Cybersecurity Incident Reporting Graph

Cybersecurity Maturity Model Certification (CMMC)

To ensure that the larger Defense Industrial Base (DIB) supply chain has the appropriate level of cybersecurity to stem the loss of Controlled Unclassified Information (CUI), the Undersecretary of Defense for Acquisition and Sustainment (USD A&S) initiated the CMMC initiative. The intent is to incorporate CMMC into the Defense Federal Acquisition Regulation Supplement (DFARS), building on to clauses already in existence (such as DFARS 252.204-7012) and to eventually use it as a requirement for contract award. To date, OMB has not instituted the DFARS revision, so there are no mandatory CMMC requirements currently in place. If implemented as envisioned, CMMC will encompass multiple maturity levels that range from “Basic Cybersecurity Hygiene” to “Advanced/Progressive.”

Note that CMMC certification does not denote achievement of supply chain security nor represent the entirety of cybersecurity measures that your company might want/need to adopt.

Points of Clarification
  • If your company solely produces Commercial-Off-the-Shelf (COTS) products, a CMMC certification will not be required.
  • CMMC applies to only your unclassified networks that handle, process, and/or store Federal Contract Information (FCI) or CUI.
  • If your company does not possess CUI but possesses FCI, it must be certified at a minimum of CMMC Level 1.
  • The level of certification required will be driven by individual programs as captured in the Requests for Information or Proposals submitted by the Government.
  • The certification will be conducted by Third Party Assessment Organizations (C3PAOs) under the auspices of the CMMC. Accreditation Body (AB) The CMMC AB is establishing a CMMC Marketplace where DIB companies will be able to select one of the approved C3PAOs and schedule a CMMC assessment for a specific level.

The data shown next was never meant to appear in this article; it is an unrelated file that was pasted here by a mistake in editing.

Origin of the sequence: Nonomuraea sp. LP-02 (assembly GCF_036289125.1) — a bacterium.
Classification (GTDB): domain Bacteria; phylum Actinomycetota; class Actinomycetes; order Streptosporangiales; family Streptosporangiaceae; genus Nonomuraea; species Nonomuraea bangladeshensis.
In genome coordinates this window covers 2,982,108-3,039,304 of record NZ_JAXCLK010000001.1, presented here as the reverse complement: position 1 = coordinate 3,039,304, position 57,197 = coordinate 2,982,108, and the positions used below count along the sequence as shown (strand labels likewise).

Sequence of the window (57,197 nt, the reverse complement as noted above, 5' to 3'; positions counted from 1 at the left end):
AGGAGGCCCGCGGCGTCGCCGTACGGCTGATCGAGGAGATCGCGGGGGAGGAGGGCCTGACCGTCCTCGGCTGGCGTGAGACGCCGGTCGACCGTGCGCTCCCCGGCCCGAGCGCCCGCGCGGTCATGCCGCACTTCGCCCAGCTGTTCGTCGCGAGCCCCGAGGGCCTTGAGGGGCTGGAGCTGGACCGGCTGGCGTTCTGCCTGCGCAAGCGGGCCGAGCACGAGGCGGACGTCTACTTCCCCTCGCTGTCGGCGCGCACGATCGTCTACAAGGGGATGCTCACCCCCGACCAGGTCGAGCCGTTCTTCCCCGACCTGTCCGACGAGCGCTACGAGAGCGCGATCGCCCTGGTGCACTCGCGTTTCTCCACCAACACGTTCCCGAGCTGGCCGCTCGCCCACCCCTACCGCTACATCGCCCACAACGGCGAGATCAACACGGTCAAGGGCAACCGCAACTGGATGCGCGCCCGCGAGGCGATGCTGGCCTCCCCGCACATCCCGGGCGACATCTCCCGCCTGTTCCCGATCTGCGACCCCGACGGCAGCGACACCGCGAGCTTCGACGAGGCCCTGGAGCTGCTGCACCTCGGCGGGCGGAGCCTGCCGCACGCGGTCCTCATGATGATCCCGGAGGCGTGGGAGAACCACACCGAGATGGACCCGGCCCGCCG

• A CMMC certificate will be valid for three years.


Expected Costs

To be determined, but expected CMMC assessment costs will depend upon several factors to include the CMMC level, the complexity of your company’s network, and other market forces.


CMMC Specific Processes and Practices By Level

Your company will be expected to demonstrate both the institutionalization of the processes and the implementation of the practices to certify at that level. Source: CMMC Appendices

Supply Chain Expectations

To this end, when competing for and negotiating a DoD contract or agreement, you will increasingly notice that there is a heightened focus from Government program officials on ensuring that the product you are providing has a secure supply chain both for hardware and software. You may notice this in a variety of ways:


  • You will likely be requested to obtain a Cybersecurity Maturity Model Certification in order to bid on certain Federal contracts.
  • You may be requested to provide details about any ownership or control your company may have from countries that are unfriendly or adversarial to the United States.